“West Beirut” revival


For the past few days, many Lebanese have been using the term “West Beirut” as in easy way to define the mainly Sunni parts of the capital that came under the control of the opposition. The revival of this term is worrying because it conjures up memories of 1980s Beirut, where Christian militias held the east part of town and Muslim ones held the west, making travel between the two nearly impossible. In some ways, that East-West split was recreated thanks to the opposition’s ‘take over the streets with masked gunmen’ strategy. It gave many young Beirutis a taste of those bad old days, including a real “green line” separating the capital’s Christian and Muslim quarters. The picture above is from the Sodeco intersection, which delineates part of the line.

For those who grew up in the early 1990s, the green line was largely a legend of the past; an alien concept to the legions of college students who attend the American universities in West Beirut during the day and then party all night long in the night club districts of Monnot and Gemayze in the Christian areas. But over the past week, that simple act of driving five minutes across town suddenly became a labyrinth of roadblocks and armed men. I made the journey a couple of nights ago and it involved several winding detours and four roadblocks, only one of which was manned by army soldiers. Here’s a picture I took during the day of the biggest roadblock on the highway connecting Hamra (West Beirut) with Tabaris (East Beirut).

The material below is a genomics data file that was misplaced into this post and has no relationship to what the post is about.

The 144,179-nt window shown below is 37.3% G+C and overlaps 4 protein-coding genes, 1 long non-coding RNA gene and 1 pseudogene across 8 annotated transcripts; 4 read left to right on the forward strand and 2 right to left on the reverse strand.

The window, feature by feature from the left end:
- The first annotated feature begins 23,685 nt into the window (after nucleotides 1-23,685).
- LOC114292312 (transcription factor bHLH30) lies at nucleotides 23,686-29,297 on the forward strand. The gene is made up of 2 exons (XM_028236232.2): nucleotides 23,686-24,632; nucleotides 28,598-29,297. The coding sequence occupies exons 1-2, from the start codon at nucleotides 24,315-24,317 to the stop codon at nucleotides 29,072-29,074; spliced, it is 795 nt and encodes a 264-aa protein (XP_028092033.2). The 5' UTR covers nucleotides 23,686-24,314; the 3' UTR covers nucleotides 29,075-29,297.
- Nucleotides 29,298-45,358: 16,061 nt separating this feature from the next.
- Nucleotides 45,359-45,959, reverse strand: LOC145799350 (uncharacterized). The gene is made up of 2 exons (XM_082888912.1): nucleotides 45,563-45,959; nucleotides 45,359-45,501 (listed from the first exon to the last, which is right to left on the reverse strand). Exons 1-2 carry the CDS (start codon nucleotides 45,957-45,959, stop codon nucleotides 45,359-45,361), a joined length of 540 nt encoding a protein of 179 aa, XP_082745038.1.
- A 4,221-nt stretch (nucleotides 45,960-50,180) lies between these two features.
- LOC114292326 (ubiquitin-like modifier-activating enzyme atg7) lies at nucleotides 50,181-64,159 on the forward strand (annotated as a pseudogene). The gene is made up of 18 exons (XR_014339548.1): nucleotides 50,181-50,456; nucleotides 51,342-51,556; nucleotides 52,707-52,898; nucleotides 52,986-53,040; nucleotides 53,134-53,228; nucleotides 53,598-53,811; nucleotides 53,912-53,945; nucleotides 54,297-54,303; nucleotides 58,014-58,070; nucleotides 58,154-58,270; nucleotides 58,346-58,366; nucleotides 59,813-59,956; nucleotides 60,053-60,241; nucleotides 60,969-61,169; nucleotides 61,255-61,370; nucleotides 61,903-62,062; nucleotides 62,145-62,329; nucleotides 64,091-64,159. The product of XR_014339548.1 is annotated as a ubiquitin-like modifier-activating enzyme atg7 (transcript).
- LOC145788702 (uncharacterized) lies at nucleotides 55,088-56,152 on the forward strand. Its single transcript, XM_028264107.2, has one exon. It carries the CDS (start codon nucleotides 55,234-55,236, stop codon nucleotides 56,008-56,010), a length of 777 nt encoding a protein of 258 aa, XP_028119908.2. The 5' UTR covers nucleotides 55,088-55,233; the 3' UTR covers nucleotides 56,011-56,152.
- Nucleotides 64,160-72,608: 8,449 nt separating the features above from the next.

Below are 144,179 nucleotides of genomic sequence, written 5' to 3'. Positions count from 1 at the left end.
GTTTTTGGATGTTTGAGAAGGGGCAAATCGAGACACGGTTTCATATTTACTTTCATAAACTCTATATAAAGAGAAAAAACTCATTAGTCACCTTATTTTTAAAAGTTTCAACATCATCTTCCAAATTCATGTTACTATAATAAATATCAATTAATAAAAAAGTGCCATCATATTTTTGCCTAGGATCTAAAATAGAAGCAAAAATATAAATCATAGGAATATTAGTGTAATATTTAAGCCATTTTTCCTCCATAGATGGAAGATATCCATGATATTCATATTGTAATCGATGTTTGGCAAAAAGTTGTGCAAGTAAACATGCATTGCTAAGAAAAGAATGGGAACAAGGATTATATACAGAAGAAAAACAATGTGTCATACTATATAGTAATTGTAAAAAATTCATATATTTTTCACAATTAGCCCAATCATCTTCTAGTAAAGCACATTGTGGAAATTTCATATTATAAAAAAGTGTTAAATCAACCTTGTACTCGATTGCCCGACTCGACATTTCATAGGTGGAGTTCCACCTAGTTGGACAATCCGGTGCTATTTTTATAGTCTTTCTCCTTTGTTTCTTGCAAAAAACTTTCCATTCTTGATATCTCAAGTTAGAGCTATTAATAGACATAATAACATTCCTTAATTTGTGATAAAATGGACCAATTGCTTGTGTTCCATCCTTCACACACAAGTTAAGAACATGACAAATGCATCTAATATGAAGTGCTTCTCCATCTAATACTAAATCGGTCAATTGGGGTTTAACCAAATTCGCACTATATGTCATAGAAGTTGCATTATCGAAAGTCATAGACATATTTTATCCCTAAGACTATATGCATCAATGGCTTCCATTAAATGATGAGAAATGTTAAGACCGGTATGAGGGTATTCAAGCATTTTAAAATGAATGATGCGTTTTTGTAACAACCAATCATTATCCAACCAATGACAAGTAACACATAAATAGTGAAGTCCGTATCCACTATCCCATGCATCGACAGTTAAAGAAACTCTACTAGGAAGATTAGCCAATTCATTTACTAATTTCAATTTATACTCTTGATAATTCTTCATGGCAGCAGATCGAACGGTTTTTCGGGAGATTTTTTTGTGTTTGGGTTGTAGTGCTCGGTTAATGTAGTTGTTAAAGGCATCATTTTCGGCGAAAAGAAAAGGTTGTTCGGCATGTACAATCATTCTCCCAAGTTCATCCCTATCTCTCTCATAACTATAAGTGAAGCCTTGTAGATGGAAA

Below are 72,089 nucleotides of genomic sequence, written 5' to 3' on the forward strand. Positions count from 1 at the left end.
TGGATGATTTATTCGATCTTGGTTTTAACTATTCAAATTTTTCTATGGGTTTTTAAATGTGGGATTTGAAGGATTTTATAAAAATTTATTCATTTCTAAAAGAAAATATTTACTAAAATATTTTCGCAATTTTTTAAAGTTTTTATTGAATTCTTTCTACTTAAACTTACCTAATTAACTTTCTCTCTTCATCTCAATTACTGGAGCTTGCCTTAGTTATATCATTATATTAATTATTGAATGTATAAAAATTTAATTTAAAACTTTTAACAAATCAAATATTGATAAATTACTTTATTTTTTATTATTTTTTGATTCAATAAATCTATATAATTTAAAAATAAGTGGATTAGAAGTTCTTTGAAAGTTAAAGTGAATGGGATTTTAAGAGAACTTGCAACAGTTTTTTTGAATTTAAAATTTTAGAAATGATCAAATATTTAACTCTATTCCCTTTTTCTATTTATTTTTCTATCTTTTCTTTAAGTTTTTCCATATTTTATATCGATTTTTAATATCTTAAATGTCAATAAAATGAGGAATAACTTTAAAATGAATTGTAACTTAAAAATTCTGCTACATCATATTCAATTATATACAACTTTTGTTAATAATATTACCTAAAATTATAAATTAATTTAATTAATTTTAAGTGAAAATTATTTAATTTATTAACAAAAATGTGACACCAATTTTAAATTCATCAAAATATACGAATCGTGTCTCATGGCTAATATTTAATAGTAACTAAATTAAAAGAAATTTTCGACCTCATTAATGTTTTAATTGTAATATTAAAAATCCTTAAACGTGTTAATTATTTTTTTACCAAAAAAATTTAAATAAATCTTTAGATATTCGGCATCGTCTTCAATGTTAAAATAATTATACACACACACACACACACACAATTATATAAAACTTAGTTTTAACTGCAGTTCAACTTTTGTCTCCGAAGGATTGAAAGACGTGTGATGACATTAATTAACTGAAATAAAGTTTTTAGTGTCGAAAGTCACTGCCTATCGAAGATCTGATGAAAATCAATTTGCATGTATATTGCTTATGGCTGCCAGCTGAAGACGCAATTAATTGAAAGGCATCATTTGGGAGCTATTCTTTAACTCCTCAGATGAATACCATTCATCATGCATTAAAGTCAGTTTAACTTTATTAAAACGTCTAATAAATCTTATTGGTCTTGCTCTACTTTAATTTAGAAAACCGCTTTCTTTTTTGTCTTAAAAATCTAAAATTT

Unlike the civil war, the new green line was established following an agreement between Hezbollah and its Christian ally Michel Aoun, who noted recently on television that Christian areas would be sparred from the militants’ hostile takeover of Sunni parts of town. Thus West Beirut was redefined as the conflict zone, the arena for what the opposition called an act of civil disobedience, but what an actuality culminated in a bloody siege of the city under the power of rocket propelled grenades. Last night, the opposition began taking down its roadblocks, in a move they are now celebrating as a successful political pressure tactic on the pro-USA government. But by recreating the green line, they clearly also knew that they were playing with fire. If violence had spilled over into Christian areas—and taken on an added sectarian momentum—clashes could still be raging right now, not only in Beirut, but across the whole country.

Tonight the roadblocks are gone, but the Lebanese are still deeply worried about what tomorrow will bring.

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  1. Well, Shia against Sunni is still sectarian violence. It is just that the sects have changed. As for the rest, well Lebanon has been raped again. It is not the first time, and it is certainly not the last (as long as private armies and mercenaries are allowed to run parts of the country).

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